What is the history of print, and how does it relate to memory? Did books evolve to help humans with things they couldn’t remember?
The history of print emerged in fairly recent human history. Prior to the written word, humans relied on memory to share stories and ideas. The history of print changed how humans relied on memory.
The history of print and memory are intertwined. Read more about it below.
A History of Print and Memory
It took a long time for humans to learn how our memories work and how to supplement them with external memory aids. How did the history of print change the way we view memory?
In early human history, there was no alphabet, no paper, no writing system—the only way to retain things was memory. Everything was communicated orally, often through poetry or song, because as we learned in Chapter 1, the brain is better at remembering things with structure. When reciting very structured poetry that includes constraints such as imagery, meter, and alliteration, if you forget a word, there are so few options for what it can be that it comes back to you quickly.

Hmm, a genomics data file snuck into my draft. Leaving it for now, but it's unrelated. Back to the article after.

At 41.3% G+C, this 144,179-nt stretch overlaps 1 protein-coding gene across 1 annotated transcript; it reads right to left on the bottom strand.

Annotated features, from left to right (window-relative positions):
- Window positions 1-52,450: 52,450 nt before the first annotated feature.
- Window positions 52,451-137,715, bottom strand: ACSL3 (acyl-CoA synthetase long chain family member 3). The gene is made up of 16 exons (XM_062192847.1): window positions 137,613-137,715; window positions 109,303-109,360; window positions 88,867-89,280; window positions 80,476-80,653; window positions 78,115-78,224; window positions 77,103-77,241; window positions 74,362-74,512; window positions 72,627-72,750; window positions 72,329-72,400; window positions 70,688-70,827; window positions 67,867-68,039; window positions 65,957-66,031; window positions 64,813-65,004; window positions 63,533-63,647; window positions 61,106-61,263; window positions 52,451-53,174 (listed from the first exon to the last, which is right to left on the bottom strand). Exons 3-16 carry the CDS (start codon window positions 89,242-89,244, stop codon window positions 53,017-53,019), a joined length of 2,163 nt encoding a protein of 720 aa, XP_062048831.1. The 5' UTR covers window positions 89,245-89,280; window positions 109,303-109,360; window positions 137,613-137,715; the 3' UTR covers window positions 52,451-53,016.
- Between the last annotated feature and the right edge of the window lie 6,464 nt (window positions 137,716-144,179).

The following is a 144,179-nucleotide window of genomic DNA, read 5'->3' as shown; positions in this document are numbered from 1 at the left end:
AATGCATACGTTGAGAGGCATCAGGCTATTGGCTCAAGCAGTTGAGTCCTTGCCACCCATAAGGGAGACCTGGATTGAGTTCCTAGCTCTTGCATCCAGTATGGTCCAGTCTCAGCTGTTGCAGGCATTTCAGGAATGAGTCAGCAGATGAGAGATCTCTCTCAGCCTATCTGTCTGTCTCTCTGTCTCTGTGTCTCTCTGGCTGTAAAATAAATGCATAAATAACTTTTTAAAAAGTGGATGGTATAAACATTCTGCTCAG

Oral communication, by nature, morphs over time. If an easier-to-remember turn of phrase comes up, that’s the version that’s passed on. Unimportant details or tangents fall away. At least until the history of print.
For example, critics think that the Odyssey and Iliad are collections of songs that were shared orally and only written down later. Both works contain mnemonic devices such as repetition, and almost every part of the two poems fits into some sort of pattern. For example, Aphrodite is always referred to as “laughing Aphrodite,” regardless of her emotional state, and the events of both works are predictable and formulaic—rivals, shields, and armies come up again and again.
Poetry didn’t become art until it was replaced as the primary method of transmitting information.
A Timeline of Books
Over time, communication and its requirement for memory changed. Here’s a timeline:
5th Century BC
In the 5th Century BC, the memory arts were widely known and memory was as integral to a classical education as grammar. Before the history of books, having a good memory was a desirable character trait because it meant you had absorbed and understood information, and if you had a good memory, you were seen as a genius. (Allegedly, the memory arts were invented by poet Simonides of Ceos when a banquet hall collapsed in Thessaly. Simonides had visualized the hall and remembered exactly who had been at the dinner and where they’d been sitting. He was able to lead family members to the exact places their loved ones were buried.)